Grass Pollen Tablet Approved for Younger Patients With Grass Pollen Allergy

The FDA has approved the use of Oralair for the treatment of grass pollen-induced allergic rhinitis in pediatric patients aged 5-9.

The Food and Drug Administration (FDA) has approved the use of Oralair (Sweet Vernal, Orchard, Perennial Rye, Timothy, and Kentucky Blue Grass Mixed Pollens Allergen Extract; Stallergenes Greer) for the treatment of grass pollen-induced allergic rhinitis in pediatric patients aged 5–9. Previously, this allergy immunotherapy (AIT) was indicated for patients 10–65 years old.

Specifically, Oralair is indicated as immunotherapy for the treatment of grass pollen-induced allergic rhinitis with or without conjunctivitis confirmed by positive skin test or in vitro testing for pollen specific IgE antibodies for any of the 5 grass species contained in this product. The pediatric approval was based on a study involving 278 children and adolescents 5–17 years of age; patients received Oralair or placebo starting approximately 4 months prior to the grass-pollen season and continued treatment for the duration of the pollen season.

Efficacy was assessed via the daily recording of symptoms and rescue medication use with the Combined Score (CS), the Rhinoconjunctivitis Total Symptom Score (RTSS), and the Rescue Medication Score (RMS). Results showed a relative difference between Oralair and the placebo arm of:

  • −30.1% (95% CI, −46.9; −13.2) for CS
  • −30.6% (95% CI, −47.0; −14.1) for RTSS
  • −29.5% (95% CI, −50.9; −8.0) for RMS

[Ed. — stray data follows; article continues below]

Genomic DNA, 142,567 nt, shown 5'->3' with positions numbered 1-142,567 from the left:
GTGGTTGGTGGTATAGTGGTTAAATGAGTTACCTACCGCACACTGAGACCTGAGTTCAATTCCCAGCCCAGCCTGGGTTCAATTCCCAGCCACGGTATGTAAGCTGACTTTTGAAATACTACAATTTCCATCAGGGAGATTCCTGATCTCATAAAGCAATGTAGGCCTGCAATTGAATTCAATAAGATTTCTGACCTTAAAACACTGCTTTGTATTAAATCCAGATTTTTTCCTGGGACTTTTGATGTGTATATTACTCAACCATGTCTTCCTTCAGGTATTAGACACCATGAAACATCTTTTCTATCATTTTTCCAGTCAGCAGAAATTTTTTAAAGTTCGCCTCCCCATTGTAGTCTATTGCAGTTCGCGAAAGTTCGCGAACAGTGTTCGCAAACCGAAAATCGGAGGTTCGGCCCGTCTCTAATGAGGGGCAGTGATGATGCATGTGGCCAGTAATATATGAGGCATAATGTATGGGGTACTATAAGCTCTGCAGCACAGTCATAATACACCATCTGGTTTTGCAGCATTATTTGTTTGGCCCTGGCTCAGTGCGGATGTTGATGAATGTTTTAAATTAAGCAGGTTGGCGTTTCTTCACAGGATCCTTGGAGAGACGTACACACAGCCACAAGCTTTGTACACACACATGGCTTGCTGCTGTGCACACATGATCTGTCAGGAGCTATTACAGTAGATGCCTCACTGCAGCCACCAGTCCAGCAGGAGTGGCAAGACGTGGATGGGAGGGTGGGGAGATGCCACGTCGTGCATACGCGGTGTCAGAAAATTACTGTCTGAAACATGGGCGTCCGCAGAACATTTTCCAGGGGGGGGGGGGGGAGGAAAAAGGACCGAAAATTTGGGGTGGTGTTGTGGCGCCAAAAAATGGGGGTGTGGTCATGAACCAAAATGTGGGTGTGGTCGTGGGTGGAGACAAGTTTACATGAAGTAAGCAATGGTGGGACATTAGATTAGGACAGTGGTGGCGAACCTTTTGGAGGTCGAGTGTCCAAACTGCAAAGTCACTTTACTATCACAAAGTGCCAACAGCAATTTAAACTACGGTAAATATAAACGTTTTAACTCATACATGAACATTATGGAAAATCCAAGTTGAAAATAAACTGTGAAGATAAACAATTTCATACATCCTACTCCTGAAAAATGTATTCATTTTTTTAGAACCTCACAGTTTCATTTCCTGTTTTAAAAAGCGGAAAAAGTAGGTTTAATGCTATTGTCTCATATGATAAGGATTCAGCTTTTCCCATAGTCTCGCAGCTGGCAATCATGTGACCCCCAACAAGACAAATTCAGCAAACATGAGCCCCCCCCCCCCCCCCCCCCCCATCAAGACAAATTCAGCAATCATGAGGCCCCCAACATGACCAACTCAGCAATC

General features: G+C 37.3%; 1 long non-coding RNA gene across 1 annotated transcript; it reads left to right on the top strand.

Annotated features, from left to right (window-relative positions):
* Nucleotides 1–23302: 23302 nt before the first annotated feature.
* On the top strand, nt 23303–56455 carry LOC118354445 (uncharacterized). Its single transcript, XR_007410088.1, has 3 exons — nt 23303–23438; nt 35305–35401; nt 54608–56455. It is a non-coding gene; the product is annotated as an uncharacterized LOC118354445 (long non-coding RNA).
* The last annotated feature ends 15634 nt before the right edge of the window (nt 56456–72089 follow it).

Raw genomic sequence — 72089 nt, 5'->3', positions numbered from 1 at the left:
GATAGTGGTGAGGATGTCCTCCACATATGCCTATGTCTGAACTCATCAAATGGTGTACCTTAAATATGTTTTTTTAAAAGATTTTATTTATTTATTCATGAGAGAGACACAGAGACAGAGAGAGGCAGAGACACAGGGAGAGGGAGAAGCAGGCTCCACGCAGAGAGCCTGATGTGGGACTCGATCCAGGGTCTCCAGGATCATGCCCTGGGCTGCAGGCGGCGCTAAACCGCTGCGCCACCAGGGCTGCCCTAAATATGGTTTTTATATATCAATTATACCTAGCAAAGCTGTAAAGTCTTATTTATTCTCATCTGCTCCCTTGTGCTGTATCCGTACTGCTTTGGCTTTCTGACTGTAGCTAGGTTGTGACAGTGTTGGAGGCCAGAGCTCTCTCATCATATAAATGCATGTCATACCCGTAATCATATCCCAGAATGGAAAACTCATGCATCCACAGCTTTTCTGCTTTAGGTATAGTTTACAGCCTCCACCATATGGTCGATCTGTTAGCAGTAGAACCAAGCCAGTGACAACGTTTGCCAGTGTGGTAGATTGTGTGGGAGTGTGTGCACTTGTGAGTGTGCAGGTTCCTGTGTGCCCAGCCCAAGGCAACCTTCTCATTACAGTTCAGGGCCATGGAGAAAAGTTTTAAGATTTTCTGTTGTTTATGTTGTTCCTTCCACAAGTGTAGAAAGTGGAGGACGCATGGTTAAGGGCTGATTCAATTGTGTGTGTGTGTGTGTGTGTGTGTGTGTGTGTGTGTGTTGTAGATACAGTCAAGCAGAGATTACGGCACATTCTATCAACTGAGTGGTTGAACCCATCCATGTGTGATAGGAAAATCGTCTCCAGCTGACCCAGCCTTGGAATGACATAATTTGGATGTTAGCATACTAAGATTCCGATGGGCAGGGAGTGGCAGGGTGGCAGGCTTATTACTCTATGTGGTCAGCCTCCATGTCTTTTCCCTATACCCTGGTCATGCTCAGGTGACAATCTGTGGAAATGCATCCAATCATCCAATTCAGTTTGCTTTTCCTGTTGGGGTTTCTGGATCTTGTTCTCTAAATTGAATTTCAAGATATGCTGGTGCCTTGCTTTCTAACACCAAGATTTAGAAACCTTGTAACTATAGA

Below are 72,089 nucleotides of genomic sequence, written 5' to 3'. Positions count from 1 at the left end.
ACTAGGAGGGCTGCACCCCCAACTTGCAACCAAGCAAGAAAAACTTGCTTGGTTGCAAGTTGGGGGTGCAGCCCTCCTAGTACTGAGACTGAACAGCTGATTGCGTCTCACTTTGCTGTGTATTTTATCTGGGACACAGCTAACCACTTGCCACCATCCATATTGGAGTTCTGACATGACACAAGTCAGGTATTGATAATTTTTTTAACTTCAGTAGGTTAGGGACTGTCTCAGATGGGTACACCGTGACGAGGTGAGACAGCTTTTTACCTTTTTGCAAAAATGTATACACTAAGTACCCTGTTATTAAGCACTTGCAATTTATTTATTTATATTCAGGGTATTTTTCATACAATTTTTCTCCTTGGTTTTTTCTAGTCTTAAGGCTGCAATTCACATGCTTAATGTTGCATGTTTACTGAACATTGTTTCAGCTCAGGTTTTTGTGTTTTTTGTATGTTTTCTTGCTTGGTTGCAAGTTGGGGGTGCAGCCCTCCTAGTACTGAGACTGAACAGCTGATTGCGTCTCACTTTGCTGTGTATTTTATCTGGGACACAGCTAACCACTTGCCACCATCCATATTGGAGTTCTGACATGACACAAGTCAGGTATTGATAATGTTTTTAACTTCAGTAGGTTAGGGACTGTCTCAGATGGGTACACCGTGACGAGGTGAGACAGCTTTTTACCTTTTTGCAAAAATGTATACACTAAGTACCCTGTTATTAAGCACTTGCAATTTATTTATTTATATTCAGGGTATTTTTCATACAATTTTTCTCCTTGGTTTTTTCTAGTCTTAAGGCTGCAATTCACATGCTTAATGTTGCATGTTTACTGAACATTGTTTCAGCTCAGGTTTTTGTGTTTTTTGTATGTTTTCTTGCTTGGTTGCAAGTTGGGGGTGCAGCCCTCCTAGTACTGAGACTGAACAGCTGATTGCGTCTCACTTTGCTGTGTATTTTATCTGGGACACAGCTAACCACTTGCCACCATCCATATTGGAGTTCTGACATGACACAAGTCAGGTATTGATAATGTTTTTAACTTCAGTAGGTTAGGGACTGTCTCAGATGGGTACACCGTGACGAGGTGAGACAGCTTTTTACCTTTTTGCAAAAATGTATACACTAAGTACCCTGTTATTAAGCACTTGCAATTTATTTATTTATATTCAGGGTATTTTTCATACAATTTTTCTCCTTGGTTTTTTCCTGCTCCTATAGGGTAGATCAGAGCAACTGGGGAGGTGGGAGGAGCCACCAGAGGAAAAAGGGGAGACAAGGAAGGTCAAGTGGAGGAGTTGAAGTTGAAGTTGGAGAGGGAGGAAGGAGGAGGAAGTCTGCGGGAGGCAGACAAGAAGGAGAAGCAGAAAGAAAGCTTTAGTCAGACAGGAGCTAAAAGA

In addition, an open-label study was conducted to evaluate the 30-day safety profile of Oralair in 307 children 5 through 9 years of age. Adverse reactions reported at an incidence of ≥2% were: throat irritation (22.1%), oral pruritus (11.7%), oral paresthesia (11.1%), tongue pruritus (8.1%), mouth edema (6.2%), cough (6.2%), oropharyngeal pain (4.2%), ear pruritus (5.2%), eye pruritus (4.6%), lip edema (3.3%), vomiting (2.6%), tongue edema (2.3%), abdominal pain (2.3%), oral discomfort (2.3%), and ocular hyperemia (2.0%).

“We are very pleased to be able to make this effective and convenient treatment option with a demonstrated safety profile available for children ages 5 and over as well as adults,” said Fereydoun Firouz, Chairman and CEO of Stallergenes Greer. “Oralair provides an important option to patients who seek the relief of AIT but want the convenience of taking a tablet at home.”

Oralair is available as a sublingual tablet equivalent to 100 IR (index of reactivity) and 300 IR of 5 grass mixed pollens allergen extract.

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This article originally appeared on MPR